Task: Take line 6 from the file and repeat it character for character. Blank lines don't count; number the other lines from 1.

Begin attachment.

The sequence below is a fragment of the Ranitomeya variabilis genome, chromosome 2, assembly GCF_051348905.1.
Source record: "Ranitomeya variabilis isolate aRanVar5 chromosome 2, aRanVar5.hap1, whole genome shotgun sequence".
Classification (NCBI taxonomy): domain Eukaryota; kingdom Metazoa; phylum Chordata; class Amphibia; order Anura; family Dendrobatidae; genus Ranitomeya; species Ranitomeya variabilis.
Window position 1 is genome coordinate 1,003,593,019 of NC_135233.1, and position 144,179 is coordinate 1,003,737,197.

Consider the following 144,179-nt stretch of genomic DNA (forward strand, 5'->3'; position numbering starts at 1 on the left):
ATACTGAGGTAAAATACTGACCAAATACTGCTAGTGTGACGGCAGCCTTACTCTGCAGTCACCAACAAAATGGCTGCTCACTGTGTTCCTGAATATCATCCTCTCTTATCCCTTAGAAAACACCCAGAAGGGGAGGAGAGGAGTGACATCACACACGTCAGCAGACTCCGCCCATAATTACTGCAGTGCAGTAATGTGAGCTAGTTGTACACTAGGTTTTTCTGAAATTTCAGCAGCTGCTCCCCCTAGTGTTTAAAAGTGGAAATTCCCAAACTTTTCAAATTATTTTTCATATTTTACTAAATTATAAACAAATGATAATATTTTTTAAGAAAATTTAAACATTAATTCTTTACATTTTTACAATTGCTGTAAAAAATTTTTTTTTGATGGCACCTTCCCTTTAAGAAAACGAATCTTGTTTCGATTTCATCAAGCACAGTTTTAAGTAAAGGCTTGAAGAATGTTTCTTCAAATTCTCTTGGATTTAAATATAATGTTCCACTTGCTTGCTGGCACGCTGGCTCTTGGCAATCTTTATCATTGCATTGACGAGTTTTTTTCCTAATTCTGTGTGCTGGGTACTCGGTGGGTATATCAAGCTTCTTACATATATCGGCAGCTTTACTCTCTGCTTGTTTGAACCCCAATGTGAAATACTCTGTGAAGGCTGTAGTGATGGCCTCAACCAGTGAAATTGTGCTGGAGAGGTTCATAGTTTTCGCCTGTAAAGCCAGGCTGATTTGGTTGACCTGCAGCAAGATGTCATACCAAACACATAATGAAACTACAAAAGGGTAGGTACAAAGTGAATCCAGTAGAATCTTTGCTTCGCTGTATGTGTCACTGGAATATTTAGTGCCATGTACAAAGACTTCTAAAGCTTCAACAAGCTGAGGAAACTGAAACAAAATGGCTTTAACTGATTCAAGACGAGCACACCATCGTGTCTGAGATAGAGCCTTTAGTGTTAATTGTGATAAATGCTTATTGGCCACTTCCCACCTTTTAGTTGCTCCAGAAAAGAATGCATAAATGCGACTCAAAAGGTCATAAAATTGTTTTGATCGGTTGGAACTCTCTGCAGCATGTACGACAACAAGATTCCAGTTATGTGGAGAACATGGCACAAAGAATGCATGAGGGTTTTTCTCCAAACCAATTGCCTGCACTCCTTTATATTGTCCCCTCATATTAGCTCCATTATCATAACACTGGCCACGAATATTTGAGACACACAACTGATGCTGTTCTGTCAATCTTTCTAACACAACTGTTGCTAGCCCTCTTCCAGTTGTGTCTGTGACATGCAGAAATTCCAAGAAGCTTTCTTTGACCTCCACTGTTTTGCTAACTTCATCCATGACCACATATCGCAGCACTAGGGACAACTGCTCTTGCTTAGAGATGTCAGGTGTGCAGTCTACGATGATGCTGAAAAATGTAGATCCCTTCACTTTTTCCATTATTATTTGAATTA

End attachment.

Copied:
ATACTGAGGTAAAATACTGACCAAATACTGCTAGTGTGACGGCAGCCTTACTCTGCAGTCACCAACAAAATGGCTGCTCACTGTGTTCCTGAATATCATCCTCTCTTATCCCTTAGAAAACACCCAGAAGGGGAGGAGAGGAGTGACATCACACACGTCAGCAGACTCCGCCCATAATTACTGCAGTGCAGTAATGTGAGCTAGTTGTACACTAGGTTTTTCTGAAATTTCAGCAGCTGCTCCCCCTAGTGTTTAAAAGTGGAAATTCCCAAACTTTTCAAATTATTTTTCATATTTTACTAAATTATAAACAAATGATAATATTTTTTAAGAAAATTTAAACATTAATTCTTTACATTTTTACAATTGCTGTAAAAAATTTTTTTTTGATGGCACCTTCCCTTTAAGAAAACGAATCTTGTTTCGATTTCATCAAGCACAGTTTTAAGTAAAGGCTTGAAGAATGTTTCTTCAAATTCTCTTGGATTTAAATATAATGTTCCACTTGCTTGCTGGCACGCTGGCTCTTGGCAATCTTTATCATTGCATTGACGAGTTTTTTTCCTAATTCTGTGTGCTGGGTACTCGGTGGGTATATCAAGCTTCTTACATATATCGGCAGCTTTACTCTCTGCTTGTTTGAACCCCAATGTGAAATACTCTGTGAAGGCTGTAGTGATGGCCTCAACCAGTGAAATTGTGCTGGAGAGGTTCATAGTTTTCGCCTGTAAAGCCAGGCTGATTTGGTTGACCTGCAGCAAGATGTCATACCAAACACATAATGAAACTACAAAAGGGTAGGTACAAAGTGAATCCAGTAGAATCTTTGCTTCGCTGTATGTGTCACTGGAATATTTAGTGCCATGTACAAAGACTTCTAAAGCTTCAACAAGCTGAGGAAACTGAAACAAAATGGCTTTAACTGATTCAAGACGAGCACACCATCGTGTCTGAGATAGAGCCTTTAGTGTTAATTGTGATAAATGCTTATTGGCCACTTCCCACCTTTTAGTTGCTCCAGAAAAGAATGCATAAATGCGACTCAAAAGGTCATAAAATTGTTTTGATCGGTTGGAACTCTCTGCAGCATGTACGACAACAAGATTCCAGTTATGTGGAGAACATGGCACAAAGAATGCATGAGGGTTTTTCTCCAAACCAATTGCCTGCACTCCTTTATATTGTCCCCTCATATTAGCTCCATTATCATAACACTGGCCACGAATATTTGAGACACACAACTGATGCTGTTCTGTCAATCTTTCTAACACAACTGTTGCTAGCCCTCTTCCAGTTGTGTCTGTGACATGCAGAAATTCCAAGAAGCTTTCTTTGACCTCCACTGTTTTGCTAACTTCATCCATGACCACATATCGCAGCACTAGGGACAACTGCTCTTGCTTAGAGATGTCAGGTGTGCAGTCTACGATGATGCTGAAAAATGTAGATCCCTTCACTTTTTCCATTATTATTTGAATTA